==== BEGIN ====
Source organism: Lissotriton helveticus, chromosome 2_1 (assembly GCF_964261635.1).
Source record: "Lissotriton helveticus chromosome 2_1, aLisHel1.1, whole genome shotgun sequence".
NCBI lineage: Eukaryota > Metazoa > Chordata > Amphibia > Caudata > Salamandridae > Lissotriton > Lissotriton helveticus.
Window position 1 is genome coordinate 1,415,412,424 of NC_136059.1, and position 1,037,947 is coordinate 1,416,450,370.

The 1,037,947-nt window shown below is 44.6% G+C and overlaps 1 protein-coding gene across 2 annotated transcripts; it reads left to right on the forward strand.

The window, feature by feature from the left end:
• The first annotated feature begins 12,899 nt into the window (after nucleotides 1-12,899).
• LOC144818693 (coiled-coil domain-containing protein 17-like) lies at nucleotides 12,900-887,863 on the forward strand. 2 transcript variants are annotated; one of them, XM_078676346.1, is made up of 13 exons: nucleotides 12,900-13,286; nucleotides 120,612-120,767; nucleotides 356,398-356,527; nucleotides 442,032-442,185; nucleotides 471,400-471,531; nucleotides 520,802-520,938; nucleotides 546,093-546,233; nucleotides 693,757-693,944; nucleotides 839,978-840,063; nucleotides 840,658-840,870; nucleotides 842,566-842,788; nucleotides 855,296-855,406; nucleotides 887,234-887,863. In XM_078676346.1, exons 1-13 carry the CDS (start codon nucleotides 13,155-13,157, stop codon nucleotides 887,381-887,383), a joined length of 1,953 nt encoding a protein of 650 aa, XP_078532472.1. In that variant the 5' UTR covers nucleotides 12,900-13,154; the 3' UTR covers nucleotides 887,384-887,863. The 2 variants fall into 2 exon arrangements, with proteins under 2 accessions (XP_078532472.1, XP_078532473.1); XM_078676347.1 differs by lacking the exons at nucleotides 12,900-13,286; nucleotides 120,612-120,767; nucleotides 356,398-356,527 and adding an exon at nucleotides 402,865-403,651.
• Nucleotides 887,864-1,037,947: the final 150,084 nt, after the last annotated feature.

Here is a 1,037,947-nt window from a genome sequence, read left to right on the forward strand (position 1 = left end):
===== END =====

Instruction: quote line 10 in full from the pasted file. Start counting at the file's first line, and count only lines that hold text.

Here is a 1,037,947-nt window from a genome sequence, read left to right on the forward strand (position 1 = left end):